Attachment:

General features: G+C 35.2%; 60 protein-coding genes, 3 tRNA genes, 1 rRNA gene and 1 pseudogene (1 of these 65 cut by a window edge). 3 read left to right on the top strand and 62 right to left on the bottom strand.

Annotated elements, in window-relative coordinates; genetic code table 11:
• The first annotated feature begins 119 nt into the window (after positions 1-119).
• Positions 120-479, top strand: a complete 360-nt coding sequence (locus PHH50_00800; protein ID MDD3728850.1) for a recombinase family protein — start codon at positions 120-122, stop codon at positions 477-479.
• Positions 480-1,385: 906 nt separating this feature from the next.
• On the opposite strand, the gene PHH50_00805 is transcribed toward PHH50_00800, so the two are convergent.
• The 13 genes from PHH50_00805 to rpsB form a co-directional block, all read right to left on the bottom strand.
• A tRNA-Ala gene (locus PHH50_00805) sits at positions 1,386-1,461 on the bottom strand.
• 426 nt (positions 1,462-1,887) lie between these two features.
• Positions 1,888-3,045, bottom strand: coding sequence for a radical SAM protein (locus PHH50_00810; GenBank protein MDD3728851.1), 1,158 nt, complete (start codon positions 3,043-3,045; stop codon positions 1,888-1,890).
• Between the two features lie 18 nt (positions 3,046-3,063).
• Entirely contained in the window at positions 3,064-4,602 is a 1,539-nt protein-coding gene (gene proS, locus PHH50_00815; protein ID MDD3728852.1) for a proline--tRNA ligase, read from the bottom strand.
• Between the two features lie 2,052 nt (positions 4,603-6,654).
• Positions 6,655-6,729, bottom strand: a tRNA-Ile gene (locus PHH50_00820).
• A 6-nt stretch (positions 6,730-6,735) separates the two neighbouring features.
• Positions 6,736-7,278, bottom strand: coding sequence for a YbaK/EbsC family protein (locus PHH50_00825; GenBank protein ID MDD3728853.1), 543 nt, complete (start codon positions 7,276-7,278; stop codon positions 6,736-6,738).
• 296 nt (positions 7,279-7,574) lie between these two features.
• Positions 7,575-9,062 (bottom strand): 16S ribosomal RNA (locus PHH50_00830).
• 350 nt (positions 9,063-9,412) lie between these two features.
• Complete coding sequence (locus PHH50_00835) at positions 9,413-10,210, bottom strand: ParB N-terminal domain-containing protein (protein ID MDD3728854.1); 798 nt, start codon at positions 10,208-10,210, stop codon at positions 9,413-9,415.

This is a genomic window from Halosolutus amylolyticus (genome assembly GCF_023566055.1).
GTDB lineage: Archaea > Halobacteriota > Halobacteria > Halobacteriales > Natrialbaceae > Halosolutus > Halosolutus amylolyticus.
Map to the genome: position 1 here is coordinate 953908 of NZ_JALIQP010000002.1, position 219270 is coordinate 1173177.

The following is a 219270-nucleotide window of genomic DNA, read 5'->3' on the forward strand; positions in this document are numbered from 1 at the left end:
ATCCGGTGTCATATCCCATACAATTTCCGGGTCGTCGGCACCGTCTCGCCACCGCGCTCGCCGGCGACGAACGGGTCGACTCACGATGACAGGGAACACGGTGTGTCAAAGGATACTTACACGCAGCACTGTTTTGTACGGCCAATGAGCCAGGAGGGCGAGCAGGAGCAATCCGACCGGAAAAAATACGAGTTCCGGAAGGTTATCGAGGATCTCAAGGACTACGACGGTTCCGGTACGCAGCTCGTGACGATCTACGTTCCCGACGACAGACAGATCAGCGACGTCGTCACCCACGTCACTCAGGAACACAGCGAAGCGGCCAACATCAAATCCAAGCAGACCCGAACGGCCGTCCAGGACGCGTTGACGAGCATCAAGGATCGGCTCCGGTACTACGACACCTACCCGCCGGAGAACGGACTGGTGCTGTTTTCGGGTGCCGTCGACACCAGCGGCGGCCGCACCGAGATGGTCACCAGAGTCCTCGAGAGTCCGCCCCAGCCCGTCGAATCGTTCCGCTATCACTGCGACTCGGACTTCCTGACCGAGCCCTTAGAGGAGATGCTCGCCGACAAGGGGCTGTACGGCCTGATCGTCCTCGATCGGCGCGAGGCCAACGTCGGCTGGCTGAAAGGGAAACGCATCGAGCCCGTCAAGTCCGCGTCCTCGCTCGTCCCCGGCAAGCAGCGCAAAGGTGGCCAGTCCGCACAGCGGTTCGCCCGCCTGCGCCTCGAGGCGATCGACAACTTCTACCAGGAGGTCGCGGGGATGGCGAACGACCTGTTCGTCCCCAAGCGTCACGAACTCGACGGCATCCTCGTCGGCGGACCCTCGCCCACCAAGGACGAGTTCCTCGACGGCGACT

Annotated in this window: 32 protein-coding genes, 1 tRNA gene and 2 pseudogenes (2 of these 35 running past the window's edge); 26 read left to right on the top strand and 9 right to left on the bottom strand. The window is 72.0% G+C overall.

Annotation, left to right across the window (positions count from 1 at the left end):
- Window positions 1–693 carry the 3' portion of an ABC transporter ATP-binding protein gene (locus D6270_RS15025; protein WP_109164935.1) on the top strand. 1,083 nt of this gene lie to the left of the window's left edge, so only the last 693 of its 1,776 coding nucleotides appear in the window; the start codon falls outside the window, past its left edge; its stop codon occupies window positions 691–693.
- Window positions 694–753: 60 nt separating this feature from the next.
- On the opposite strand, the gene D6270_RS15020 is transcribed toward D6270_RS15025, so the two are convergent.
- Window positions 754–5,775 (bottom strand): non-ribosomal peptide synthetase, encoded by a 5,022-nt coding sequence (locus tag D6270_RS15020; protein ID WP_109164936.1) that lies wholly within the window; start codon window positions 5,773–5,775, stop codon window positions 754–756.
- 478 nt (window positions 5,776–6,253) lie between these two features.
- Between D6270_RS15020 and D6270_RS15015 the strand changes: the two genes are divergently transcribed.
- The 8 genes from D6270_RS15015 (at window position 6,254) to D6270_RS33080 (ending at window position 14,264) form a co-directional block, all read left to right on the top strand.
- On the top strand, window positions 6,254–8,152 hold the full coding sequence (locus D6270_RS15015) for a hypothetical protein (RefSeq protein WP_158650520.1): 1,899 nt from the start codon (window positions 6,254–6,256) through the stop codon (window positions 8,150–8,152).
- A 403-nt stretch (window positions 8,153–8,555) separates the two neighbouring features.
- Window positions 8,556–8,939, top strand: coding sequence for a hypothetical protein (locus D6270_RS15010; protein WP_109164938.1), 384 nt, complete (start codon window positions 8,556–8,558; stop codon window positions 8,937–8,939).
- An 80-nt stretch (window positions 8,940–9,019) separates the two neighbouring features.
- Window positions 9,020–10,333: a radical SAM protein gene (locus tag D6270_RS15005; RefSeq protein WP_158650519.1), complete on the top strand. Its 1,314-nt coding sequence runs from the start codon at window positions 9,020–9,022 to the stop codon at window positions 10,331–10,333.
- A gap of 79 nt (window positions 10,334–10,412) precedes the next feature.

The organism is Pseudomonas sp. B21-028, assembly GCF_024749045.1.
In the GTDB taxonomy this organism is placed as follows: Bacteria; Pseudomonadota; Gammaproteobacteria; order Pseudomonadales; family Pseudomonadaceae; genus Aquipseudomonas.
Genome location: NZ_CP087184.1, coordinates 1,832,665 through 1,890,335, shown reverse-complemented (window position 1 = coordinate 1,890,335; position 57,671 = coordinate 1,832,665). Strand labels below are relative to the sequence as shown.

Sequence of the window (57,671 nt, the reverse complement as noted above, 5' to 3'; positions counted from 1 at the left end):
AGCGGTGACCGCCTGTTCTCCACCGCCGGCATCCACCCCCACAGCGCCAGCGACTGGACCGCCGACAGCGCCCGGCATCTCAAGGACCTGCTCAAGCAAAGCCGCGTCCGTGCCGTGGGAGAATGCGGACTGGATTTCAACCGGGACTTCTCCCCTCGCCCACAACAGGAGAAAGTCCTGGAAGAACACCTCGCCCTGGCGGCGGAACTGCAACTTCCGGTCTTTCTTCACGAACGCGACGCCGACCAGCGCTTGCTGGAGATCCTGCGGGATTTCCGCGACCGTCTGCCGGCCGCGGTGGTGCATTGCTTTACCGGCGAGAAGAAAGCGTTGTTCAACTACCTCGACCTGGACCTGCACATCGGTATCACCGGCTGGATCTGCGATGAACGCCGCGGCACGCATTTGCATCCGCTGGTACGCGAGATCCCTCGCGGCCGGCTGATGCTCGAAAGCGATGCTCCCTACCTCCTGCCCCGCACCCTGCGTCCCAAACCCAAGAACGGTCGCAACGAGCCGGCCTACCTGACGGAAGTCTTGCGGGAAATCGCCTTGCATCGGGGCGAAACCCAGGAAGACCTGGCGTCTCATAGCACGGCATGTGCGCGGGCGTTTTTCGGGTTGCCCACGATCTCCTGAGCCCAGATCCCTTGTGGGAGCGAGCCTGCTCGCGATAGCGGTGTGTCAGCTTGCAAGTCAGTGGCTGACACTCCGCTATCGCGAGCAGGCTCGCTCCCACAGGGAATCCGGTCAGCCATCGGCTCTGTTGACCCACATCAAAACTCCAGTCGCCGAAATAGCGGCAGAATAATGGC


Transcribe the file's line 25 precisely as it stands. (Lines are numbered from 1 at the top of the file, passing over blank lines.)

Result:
ATCCGGTGTCATATCCCATACAATTTCCGGGTCGTCGGCACCGTCTCGCCACCGCGCTCGCCGGCGACGAACGGGTCGACTCACGATGACAGGGAACACGGTGTGTCAAAGGATACTTACACGCAGCACTGTTTTGTACGGCCAATGAGCCAGGAGGGCGAGCAGGAGCAATCCGACCGGAAAAAATACGAGTTCCGGAAGGTTATCGAGGATCTCAAGGACTACGACGGTTCCGGTACGCAGCTCGTGACGATCTACGTTCCCGACGACAGACAGATCAGCGACGTCGTCACCCACGTCACTCAGGAACACAGCGAAGCGGCCAACATCAAATCCAAGCAGACCCGAACGGCCGTCCAGGACGCGTTGACGAGCATCAAGGATCGGCTCCGGTACTACGACACCTACCCGCCGGAGAACGGACTGGTGCTGTTTTCGGGTGCCGTCGACACCAGCGGCGGCCGCACCGAGATGGTCACCAGAGTCCTCGAGAGTCCGCCCCAGCCCGTCGAATCGTTCCGCTATCACTGCGACTCGGACTTCCTGACCGAGCCCTTAGAGGAGATGCTCGCCGACAAGGGGCTGTACGGCCTGATCGTCCTCGATCGGCGCGAGGCCAACGTCGGCTGGCTGAAAGGGAAACGCATCGAGCCCGTCAAGTCCGCGTCCTCGCTCGTCCCCGGCAAGCAGCGCAAAGGTGGCCAGTCCGCACAGCGGTTCGCCCGCCTGCGCCTCGAGGCGATCGACAACTTCTACCAGGAGGTCGCGGGGATGGCGAACGACCTGTTCGTCCCCAAGCGTCACGAACTCGACGGCATCCTCGTCGGCGGACCCTCGCCCACCAAGGACGAGTTCCTCGACGGCGACT